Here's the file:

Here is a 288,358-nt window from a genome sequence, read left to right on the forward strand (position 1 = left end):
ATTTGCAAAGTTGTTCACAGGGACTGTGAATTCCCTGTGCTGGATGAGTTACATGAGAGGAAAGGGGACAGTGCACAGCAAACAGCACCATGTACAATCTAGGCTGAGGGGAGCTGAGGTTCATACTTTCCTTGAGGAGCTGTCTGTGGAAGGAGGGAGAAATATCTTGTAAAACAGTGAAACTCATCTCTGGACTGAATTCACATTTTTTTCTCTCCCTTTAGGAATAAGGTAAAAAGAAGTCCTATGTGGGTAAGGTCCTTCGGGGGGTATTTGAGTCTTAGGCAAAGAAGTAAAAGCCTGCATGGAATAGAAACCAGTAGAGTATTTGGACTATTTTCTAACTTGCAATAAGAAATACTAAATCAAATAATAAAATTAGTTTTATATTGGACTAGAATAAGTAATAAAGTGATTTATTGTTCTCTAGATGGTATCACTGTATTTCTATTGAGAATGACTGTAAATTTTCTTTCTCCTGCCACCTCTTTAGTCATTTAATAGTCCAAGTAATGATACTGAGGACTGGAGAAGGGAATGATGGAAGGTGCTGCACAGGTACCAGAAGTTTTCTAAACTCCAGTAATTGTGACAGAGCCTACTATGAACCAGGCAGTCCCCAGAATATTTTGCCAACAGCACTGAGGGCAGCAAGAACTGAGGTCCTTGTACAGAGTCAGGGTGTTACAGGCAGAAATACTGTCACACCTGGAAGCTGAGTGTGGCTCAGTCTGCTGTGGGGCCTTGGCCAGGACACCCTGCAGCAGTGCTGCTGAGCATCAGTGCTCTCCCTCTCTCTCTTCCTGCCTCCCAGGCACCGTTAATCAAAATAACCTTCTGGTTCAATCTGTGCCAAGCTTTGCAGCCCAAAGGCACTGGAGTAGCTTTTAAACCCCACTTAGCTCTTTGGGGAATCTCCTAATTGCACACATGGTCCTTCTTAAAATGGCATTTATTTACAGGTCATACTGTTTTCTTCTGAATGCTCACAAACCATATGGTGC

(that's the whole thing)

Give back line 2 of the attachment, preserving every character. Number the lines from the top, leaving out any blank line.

ATTTGCAAAGTTGTTCACAGGGACTGTGAATTCCCTGTGCTGGATGAGTTACATGAGAGGAAAGGGGACAGTGCACAGCAAACAGCACCATGTACAATCTAGGCTGAGGGGAGCTGAGGTTCATACTTTCCTTGAGGAGCTGTCTGTGGAAGGAGGGAGAAATATCTTGTAAAACAGTGAAACTCATCTCTGGACTGAATTCACATTTTTTTCTCTCCCTTTAGGAATAAGGTAAAAAGAAGTCCTATGTGGGTAAGGTCCTTCGGGGGGTATTTGAGTCTTAGGCAAAGAAGTAAAAGCCTGCATGGAATAGAAACCAGTAGAGTATTTGGACTATTTTCTAACTTGCAATAAGAAATACTAAATCAAATAATAAAATTAGTTTTATATTGGACTAGAATAAGTAATAAAGTGATTTATTGTTCTCTAGATGGTATCACTGTATTTCTATTGAGAATGACTGTAAATTTTCTTTCTCCTGCCACCTCTTTAGTCATTTAATAGTCCAAGTAATGATACTGAGGACTGGAGAAGGGAATGATGGAAGGTGCTGCACAGGTACCAGAAGTTTTCTAAACTCCAGTAATTGTGACAGAGCCTACTATGAACCAGGCAGTCCCCAGAATATTTTGCCAACAGCACTGAGGGCAGCAAGAACTGAGGTCCTTGTACAGAGTCAGGGTGTTACAGGCAGAAATACTGTCACACCTGGAAGCTGAGTGTGGCTCAGTCTGCTGTGGGGCCTTGGCCAGGACACCCTGCAGCAGTGCTGCTGAGCATCAGTGCTCTCCCTCTCTCTCTTCCTGCCTCCCAGGCACCGTTAATCAAAATAACCTTCTGGTTCAATCTGTGCCAAGCTTTGCAGCCCAAAGGCACTGGAGTAGCTTTTAAACCCCACTTAGCTCTTTGGGGAATCTCCTAATTGCACACATGGTCCTTCTTAAAATGGCATTTATTTACAGGTCATACTGTTTTCTTCTGAATGCTCACAAACCATATGGTGC